Sad loss of gentle but tenacious Caves and Shell Grotto researcher Chris Pearson

Chris Pearson in the Shell Grotto, from Out of Your Tree 3, by Priory Studios. Photo: Dominic Lee

Talented, kind and generous archivist and researcher for both the Shell Grotto and the Margate Caves, Chris Pearson, has sadly died.

Chris passed away on February 13 at the age of 68.

Remembered as a generous friend to many, Chris was a tenacious and thorough researcher, always seeking out primary sources and with a remarkable talent for unearthing new information.

It was Chris who first established a link between the Caves site and noted 18th-century natural philosopher and educator Margaret Bryan.

Artist Paul Hazelton said: “I had the very good fortune of benefitting from Chris’s immense generosity and passion for local history when he assisted me during my art residency at the Margate Caves in 2019.

“His contribution, helping unravel the enigma of Margaret Bryan, who ran a school for young ladies above the Caves, not only aided me with my work but also enriched Bryan’s legacy.”

Science historian and author, Dr Patricia Fara, who is an authority on women’s contribution to science, said Chris “certainly compiled more information about this elusive woman than anyone else”.

Chris also located the family of another elusive Caves’ figure, the recently deceased artist Karol Edward Osten-Sacken (known as KEOS), who painted and restored some of the murals in the Caves in the 1980s.

“Chris had a very particular and rare ability to connect some of the dots that others could not,” said Paul.

Margate Caves manager Kayleigh McMahon said: “Chris was a valued member of the team at the Caves, a kind and gentle man always willing to share his extensive knowledge.

“His contributions to our archive is unmatched and his enthusiasm for research was awe inspiring. It is not an exaggeration to say we will be a little lost without him.

“Throughout his time at the Caves he carried out many duties, from researcher, to archivist, to teacher – whichever hat he was wearing his passion for the Caves helped us get where we are today.”

Chris at the Margate Caves opening Photo Frank Leppard

Born on December 30, 1952, at the London Hospital in Whitechapel, Chris was proud to be a cockney – albeit perhaps the most softly-spoken and shy one you could ever wish to meet. He was educated at the Cardinal Vaughan Memorial School in Kensington, and spent many years as a customs officer. He is survived by his brothers David and Michael, and his younger sister Mary.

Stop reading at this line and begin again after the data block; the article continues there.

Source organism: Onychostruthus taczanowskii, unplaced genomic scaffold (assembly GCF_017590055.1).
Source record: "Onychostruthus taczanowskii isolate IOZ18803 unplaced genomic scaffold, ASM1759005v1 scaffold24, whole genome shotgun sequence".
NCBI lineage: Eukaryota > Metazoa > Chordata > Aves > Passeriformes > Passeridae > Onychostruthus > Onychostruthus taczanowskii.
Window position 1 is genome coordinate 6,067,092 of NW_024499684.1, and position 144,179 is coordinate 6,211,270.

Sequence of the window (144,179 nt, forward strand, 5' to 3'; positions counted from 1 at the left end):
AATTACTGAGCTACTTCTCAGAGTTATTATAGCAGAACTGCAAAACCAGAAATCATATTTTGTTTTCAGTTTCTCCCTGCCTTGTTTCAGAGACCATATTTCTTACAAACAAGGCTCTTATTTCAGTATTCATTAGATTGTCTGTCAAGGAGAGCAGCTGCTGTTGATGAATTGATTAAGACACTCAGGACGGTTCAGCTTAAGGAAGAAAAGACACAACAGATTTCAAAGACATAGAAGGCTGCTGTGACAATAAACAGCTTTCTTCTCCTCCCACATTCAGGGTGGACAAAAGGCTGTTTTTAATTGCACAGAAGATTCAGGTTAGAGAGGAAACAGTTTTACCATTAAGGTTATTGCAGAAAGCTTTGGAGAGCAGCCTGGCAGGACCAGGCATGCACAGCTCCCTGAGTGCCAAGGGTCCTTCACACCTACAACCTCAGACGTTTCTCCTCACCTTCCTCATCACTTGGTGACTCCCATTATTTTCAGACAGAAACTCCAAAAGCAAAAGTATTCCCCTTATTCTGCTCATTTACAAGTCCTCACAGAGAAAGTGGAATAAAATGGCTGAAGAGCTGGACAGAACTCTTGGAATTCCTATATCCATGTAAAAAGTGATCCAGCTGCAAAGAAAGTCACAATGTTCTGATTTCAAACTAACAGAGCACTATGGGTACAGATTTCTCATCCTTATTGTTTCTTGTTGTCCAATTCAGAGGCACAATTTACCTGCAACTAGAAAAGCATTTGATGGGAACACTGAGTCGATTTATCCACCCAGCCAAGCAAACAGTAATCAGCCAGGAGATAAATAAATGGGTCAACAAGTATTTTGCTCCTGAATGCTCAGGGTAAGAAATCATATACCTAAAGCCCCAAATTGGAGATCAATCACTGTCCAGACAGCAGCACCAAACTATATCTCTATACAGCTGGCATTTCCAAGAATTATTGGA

Chris’s interests were eclectic, ranging from gemology to the painter Sir William Orpen, of whom he was a distinguished scholar, a member of the Orpen Research Project, he was often asked to contribute to cataloguing paintings by major London auction houses.

Featured in his photographer friend Dominic Lee’s book Out of Your Tree 3, which documents people and their hobbies, Chris chose Grottos and Caves from a wealth of possibilities.

He had been working on compiling and digitising the Shell Grotto archive for a number of years.

Shell Grotto owner Sarah Vickery said: “Chris was an absolute treasure and something of a gift from the gods – a kind, generous and gentle soul. He just loved unearthing information, putting wrong information right and dispelling myths, although he did all of that very quietly, with no ego at all. It was never about Chris – it was always about the work.

“His research around setting straight the facts concerning the Grotto’s discovery made it possible for us to completely re-interpret the Grotto’s story, presenting factual information rather than the oft-told fiction. He was the person I rang when I had an obscure question to ask, or an eBay discovery to share, or just needed a sympathetic ear. He was a valued team member and a dear friend. Those who say that no one is irreplaceable never had Chris on their team.”

Before he died Chris was working with Rod LeGear, Vice President of Kent Archaeological Society and Chairman of Kent Underground Research Group, on a paper for the Kent Archaeological Society about Margate Caves.

This was to replace a 2009 paper that had – typically enough – been made out of date by Chris’s own in-depth research. “As promised to Chris, it will be completed and all being well should be published later this year,” said Rod, adding, “In more than 50 years of publishing papers and articles, I have never written anything with anyone. Chris was the only person I felt comfortable enough with.”

Tribute with thanks to Sarah Vickery and teams at Margate Caves and Shell Grotto

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